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Sunday Morning in Rochdale.

Discussion in 'Exhibition Lounge' started by Fishboy, Aug 18, 2019.

  1. Fishboy

    Fishboy Well-Known Member

    I was in the pub on Friday evening (where else?), bemoaning the lack of decent light for photography in Rochdale of late when a friend told me that the weather around here is so changeable that I should carpe that diem and just head out with a camera whenever the weather looked reasonable. I should have known this myself, but I'm pretty much a numbskull, however when the light was a bit interesting this morning I leapt into action, grabbed 'The Beast' and boarded a bus for the bright lights of the teeming metropolis that is Rochdale!

    Alighting the bus, the fist thing I noticed was the remains of an old building that, many years ago, housed a hippy-dippy beardy-weirdy shop (with a Greek restaurant downstairs). The building is in serious disrepair and is probably going to be demolished soon.

    [​IMG]sun001 by Jeff Johnson, on Flickr

    I walked past the long-closed Spread Eagle pub. Whilst I don't like seeing closed pubs, I have to say that the swill they had the effrontery to call beer in this place is possibly the worst I've ever tasted, so in the scheme of things its closure is no great loss.

    [​IMG]sun002 by Jeff Johnson, on Flickr

    I used to go out with a young lady. One evening we had something to eat and then headed down to The Reed Hotel to meet some friends for a drink. We'd been there for half an hour or so when she started to squirm a little, she reached down the front of her top and into her bra and produced a piece of cheese. She held it up to us and said "I dropped this at Jeff's house when I was eating earlier and couldn't find it - now I know where it went!" and promptly popped it into her mouth and ate it. The Reed Hotel, the last time I was in there, featured a shady character who tried to sell me a stolen credit card, so I'm going to say that the place has gone downhill.

    [​IMG]sun003 by Jeff Johnson, on Flickr

    Whilst Oldham cries from the rooftops that it's the 'home of the tubular bandage' (indeed, Mumps Bridge in Oldham had 'Welcome to Oldham - Home of the Tubular Bandage' painted on it for many years), Rochdale has many more claims to fame. Foremost of Rochdale's historical 'firsts' is the creation of the first ever co-operative society in 1844, at a shop in Toad Lane. To this day, co-operative societies throughout the World operate on 'The Rochdale Principles'. That first shop still exists and is now part of the Rochdale Pioneers' Museum.

    [​IMG]sun005 by Jeff Johnson, on Flickr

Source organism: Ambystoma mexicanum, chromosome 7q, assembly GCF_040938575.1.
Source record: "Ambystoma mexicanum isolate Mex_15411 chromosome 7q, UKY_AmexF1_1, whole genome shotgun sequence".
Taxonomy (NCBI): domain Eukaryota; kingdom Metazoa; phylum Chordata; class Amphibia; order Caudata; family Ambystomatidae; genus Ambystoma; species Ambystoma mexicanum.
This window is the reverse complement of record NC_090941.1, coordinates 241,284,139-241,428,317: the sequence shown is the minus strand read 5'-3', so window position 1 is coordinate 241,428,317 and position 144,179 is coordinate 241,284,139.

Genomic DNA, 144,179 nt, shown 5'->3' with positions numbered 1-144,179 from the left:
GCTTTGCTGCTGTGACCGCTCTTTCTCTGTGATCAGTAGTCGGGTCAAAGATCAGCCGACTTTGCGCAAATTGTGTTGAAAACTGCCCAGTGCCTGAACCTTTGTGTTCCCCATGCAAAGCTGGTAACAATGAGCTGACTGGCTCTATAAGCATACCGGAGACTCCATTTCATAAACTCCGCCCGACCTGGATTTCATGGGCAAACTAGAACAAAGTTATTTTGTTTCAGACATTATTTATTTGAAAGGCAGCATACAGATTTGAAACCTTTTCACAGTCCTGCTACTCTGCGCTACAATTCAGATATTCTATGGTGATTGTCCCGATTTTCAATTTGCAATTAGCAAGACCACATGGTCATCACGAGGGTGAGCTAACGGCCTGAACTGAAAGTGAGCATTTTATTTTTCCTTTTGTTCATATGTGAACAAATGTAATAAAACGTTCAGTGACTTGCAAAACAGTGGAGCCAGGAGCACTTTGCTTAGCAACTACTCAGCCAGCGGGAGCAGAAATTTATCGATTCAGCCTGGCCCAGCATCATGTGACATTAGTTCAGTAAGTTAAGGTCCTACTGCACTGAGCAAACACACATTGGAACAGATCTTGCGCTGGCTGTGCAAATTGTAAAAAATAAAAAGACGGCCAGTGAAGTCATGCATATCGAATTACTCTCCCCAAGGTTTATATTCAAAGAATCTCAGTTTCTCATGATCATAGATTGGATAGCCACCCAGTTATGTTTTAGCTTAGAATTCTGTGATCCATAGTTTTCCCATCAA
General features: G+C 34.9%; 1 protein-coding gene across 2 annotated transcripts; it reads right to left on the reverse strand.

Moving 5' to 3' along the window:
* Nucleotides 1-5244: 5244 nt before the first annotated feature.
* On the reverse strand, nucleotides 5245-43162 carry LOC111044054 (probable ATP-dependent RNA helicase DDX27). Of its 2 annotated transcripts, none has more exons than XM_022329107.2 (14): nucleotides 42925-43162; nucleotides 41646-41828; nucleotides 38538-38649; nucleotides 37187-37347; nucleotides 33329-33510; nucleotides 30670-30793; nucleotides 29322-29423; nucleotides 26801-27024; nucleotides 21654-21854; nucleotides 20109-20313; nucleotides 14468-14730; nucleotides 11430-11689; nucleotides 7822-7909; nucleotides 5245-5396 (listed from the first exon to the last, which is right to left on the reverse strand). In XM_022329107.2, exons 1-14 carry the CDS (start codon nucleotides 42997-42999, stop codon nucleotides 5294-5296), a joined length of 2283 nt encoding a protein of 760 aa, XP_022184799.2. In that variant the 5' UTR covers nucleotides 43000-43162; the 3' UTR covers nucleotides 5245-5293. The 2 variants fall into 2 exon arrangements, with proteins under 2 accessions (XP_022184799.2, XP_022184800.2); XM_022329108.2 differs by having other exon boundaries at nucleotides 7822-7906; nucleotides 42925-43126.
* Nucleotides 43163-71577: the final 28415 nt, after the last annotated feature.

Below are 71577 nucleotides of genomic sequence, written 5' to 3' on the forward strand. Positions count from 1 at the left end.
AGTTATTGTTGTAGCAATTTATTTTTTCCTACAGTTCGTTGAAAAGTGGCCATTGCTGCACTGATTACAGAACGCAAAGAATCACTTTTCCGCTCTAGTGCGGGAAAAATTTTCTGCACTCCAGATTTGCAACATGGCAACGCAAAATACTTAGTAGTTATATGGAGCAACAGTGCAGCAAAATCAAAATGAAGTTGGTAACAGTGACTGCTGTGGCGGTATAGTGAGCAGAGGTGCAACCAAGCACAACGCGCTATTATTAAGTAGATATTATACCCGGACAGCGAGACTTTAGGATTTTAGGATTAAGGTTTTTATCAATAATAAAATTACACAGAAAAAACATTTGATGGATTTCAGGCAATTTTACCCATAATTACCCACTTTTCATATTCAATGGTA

Next door to the Pioneers' Museum is The Baum pub, which won CAMRA's award for the best pub in the UK in 2016. The pub's now run by my friend Jon Hudson, so I'm going to go out on a limb and suggest that the quality of the beer is even better now.

    [​IMG]sun007 by Jeff Johnson, on Flickr

    Next week Rochdale has a festival on called 'Rochdale Uprising' which will feature well-known artists from all over the country creating murals at various locations around the town. I recall that Hilda Ogden was particularly fond of her 'muriel'. I caught a young lady called Tasha Whittle making an early start on preparing her mural next the the Pioneers' Museum and asked her if I could take a picture. She agreed, as long as I didn;t show her face. I asked whether that was because much of her work was done 'outside the law' and she wanted to retain her anonymity, and she replied "no, it's 'cos I always look like a right gawp in photographs".

    [​IMG]sun010 by Jeff Johnson, on Flickr

    Here's a couple of Tasha and her associate in the shadow of the museum and with the Morris van in Co-Op livery that's used as a flower planer.

    [​IMG]sun011 by Jeff Johnson, on Flickr

    [​IMG]sun012 by Jeff Johnson, on Flickr

    Rochdale's Memorial Gardens commemorate the town's dead from many wars, and have nothing to do with celebrating the town's record for having cooked the largest pancake in the World.

    [​IMG]sun013 by Jeff Johnson, on Flickr

    Finally, since the UK tour of Dippy the Diplodocus from the Natural History Museum will include a four and a half month stop in Rochdale early next year, the council has decided to drag the borough, kicking and screaming, into the Cretacious Period by putting up a T-Rex model in a garden outside the Town Hall.

    [​IMG]sun014 by Jeff Johnson, on Flickr

    If I were to end this mini travelogue by saying that I then popped into The Flying Horse for a couple of pints and a full English breakfast, you wouldn't be overly surprised, would you?

    Cheers, Jeff
     
    Last edited: Aug 18, 2019
    El_Sid, Zou and Catriona like this.
  2. Terrywoodenpic

    Terrywoodenpic Well-Known Member

    You almost make Rochdale sound interesting.
    now try that on Oldham:)
    Or perhaps Saddleworth:rolleyes:
     
  3. steveandthedogs

    steveandthedogs Well-Known Member